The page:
Figure 5

Presence of goblet cells in colon crypts with inflammatory abscesses. (A–F) Examples of crypts with abscesses exhibiting various proportions of goblet cells. Despite active inflammation, crypts display various amounts of goblet cells (A, B, C, D, E: H&E, original ×20; F: H&E, original ×10).

Unlike histologically normal crypts, some crypts with mucosal inflammation (UC and IC) or without inflammation (UCR) displayed intracryptal epithelial hubs showing focal cell stratification. These hubs of cell hyperplasia might be the first step leading to intracryptal budding protruding into the crypt lumen.

Intracryptal buddings were found significantly more frequently in UC than in IC and UCR. Importantly, the central microlumen found in some intracryptal epithelial buds suggests that the growth of crypts with microlumen could progress to intracryptal supernumerary crypts. Thus, focal cell stratification and epithelial budding via crypt-in-crypts may materialise the sequence of histobiological events taking place in colon mucosa with inflammation. Why some crypts develop intracryptal budding while others grow outer cryptal budding (ie, off-centre budding) remains elusive.

Another crypt-associated anomaly found was the building of one or more transluminal epithelial bridges, which transformed the original crypt lumen into several smaller lumina. This histological assemblage, mostly found in the upper portion of the mucosa, was called crypt rings in rows.

It might be argued that crypt-associated anomalies are histological ‘artefacts’ of preparation. However, there was no indication for that claim, since neither ‘artefacts’ nor similar crypt-associated anomalies have been recorded in normal colon mucosa in humans2 20–22 or in laboratory animals.23 24

Of the crypt-associated anomalies reported here, only crypt eosinophilia and intracryptal epithelial budding were significantly higher in UC than in IC or UCR; in the remaining histological parameters, no difference was found between UC and IC. These similarities between UC and IC strongly suggest that crypt-associated anomalies are triggered by mucosal inflammation as such. But importantly, IC lasts only a few weeks and those anomalies disappear almost entirely when mucosal inflammation wanes. On the other hand, crypt-associated anomalies persist in long-lasting, protracted inflammation.

In attempts to possibly explain the histological conundrum evolving in crypts of patients with colonic inflammation, the following options appear pertinent:

  • That crypt-associated anomalies highlight the pathological cryptogenesis that evolves in the colon mucosa with inflammation. This possibility seems to be validated by the finding of crypt-associated anomalies interspersed with crypts in asymmetric branching.16

  • That crypt-associated anomalies never reach the stadium of asymmetric branching as they are digested by mast cells and/or gut microbiome proteases.25 26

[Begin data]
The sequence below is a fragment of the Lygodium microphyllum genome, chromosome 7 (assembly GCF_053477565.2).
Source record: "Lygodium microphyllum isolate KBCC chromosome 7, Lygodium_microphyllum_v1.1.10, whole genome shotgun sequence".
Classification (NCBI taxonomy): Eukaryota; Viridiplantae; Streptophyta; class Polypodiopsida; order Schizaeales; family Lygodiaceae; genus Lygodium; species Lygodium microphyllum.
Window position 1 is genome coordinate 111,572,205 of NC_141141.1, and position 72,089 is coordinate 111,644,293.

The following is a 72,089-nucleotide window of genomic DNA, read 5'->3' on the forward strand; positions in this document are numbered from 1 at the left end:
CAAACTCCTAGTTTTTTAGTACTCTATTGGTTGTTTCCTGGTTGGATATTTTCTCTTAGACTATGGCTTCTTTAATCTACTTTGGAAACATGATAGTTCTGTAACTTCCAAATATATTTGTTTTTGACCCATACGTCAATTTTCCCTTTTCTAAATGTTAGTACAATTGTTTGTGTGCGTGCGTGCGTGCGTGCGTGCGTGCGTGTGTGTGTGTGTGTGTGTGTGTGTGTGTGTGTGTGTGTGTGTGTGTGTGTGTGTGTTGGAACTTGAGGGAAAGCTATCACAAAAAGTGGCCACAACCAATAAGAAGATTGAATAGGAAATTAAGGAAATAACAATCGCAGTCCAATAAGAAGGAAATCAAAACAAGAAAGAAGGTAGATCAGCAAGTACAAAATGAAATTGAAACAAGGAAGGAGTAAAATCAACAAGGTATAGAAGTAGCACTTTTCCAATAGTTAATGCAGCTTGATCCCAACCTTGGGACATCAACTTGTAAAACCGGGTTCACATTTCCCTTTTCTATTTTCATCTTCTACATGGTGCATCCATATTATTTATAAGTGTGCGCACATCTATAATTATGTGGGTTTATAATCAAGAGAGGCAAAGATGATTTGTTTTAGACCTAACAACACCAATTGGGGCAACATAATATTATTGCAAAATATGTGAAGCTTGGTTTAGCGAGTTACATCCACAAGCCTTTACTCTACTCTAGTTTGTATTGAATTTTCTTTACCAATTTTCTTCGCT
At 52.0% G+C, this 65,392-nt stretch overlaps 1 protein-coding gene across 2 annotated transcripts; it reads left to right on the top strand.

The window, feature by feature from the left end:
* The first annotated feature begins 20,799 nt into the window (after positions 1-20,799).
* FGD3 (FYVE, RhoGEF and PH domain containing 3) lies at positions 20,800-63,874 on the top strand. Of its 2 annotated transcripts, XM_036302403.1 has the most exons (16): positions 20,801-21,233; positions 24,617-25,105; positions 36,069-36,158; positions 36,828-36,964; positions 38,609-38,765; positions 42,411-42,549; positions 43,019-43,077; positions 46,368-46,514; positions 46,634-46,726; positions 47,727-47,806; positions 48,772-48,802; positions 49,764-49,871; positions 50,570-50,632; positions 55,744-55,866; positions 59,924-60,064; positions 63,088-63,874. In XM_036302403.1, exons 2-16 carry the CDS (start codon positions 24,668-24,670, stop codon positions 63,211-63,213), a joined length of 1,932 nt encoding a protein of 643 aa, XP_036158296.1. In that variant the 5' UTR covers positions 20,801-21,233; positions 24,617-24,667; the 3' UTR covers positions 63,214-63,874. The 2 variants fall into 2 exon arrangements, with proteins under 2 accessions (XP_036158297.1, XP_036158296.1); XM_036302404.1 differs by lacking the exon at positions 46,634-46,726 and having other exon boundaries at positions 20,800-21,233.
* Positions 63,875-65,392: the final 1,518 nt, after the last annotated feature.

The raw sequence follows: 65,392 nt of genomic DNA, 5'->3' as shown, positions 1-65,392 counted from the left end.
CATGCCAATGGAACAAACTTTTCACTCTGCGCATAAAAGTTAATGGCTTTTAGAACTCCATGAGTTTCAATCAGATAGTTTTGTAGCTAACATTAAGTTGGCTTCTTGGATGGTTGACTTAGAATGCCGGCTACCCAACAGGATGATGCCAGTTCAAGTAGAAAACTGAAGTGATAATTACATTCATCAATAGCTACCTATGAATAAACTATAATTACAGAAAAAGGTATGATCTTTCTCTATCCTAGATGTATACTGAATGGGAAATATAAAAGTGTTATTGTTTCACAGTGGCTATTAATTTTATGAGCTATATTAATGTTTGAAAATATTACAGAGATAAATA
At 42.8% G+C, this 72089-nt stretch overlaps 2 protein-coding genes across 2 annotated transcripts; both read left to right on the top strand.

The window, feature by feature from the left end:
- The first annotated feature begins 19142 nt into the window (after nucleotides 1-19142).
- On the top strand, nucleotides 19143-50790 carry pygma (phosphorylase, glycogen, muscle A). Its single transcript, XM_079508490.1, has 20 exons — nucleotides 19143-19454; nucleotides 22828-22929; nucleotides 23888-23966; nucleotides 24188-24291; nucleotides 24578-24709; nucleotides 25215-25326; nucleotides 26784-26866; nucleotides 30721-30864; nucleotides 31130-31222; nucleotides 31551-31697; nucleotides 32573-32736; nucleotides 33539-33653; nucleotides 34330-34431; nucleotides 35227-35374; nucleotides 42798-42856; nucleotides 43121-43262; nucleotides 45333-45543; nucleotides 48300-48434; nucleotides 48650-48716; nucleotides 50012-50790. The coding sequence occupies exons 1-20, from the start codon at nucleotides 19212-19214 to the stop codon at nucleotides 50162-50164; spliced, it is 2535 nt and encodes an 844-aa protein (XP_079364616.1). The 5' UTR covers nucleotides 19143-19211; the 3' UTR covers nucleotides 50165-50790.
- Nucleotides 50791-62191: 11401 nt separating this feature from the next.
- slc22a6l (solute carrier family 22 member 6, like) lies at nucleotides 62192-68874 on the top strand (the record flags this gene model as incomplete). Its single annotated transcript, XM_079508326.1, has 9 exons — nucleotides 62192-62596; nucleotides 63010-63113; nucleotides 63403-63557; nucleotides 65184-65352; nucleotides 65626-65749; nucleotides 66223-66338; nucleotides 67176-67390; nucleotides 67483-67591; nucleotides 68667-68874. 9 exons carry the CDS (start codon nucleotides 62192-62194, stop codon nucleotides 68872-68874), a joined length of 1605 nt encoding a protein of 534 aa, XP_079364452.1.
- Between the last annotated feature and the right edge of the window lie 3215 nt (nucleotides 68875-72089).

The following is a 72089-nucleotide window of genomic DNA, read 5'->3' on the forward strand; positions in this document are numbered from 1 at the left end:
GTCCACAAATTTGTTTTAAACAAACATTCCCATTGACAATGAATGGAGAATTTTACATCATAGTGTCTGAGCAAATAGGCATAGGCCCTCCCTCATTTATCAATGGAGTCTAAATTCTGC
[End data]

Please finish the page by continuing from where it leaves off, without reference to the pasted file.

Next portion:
In conclusion, this survey describes a series of previously unreported anomalies evolving in crypts from the colon mucosa with inflammation. These easy-to-identify anomalies were found interspersed with branching crypts. Since similar anomalies are not present in the colon mucosa of individuals without inflammation,2 it is rational to assume that the development of crypt-associated anomalies in the colon mucosa with inflammation embodies pathological aberrations of cryptogenesis.

Further research is necessary before the true significance of these probably scheduled pathological aberrations of cryptogenesis affecting the colon mucosa with inflammation can be fully understood.

Take home messages

  • According to the literature, inflammation of the colon mucosa leads to architectural distortions of the crypts.

  • This study describes previously unreported crypt-associated anomalies found in the colon mucosa with inflammation.

  • Crypt-associated anomalies in colon inflammation might embody pathological aberrations of cryptogenesis.

  • The study might open new vistas in the process of crypt branching in inflamed colon.

Data availability statement

Data are available upon reasonable request.

Ethics statements

Patient consent for publication

Ethics approval

Ethical approval was obtained from the Ethics Committee of Friedrich-Alexander University (Erlangen-Nuremberg, Germany) for validation of the IBD-DCA score (ID number: 175_20 Bc).

References

Footnotes

  • Handling editor Runjan Chetty.

  • Contributors CAR was responsible for concept and design, review of the scanned sections, analysis and interpretation of data, and writing of the original draft. CL-S and MV scanned sections with a NanoZoomer S360, making them available for review, via web interface. CL-S and MV also revised the final manuscript. CAR is the guarantor for this work.

  • Funding The authors have not declared a specific grant for this research from any funding agency in the public, commercial or not-for-profit sectors.

  • Competing interests None declared.

  • Provenance and peer review Not commissioned; externally peer reviewed.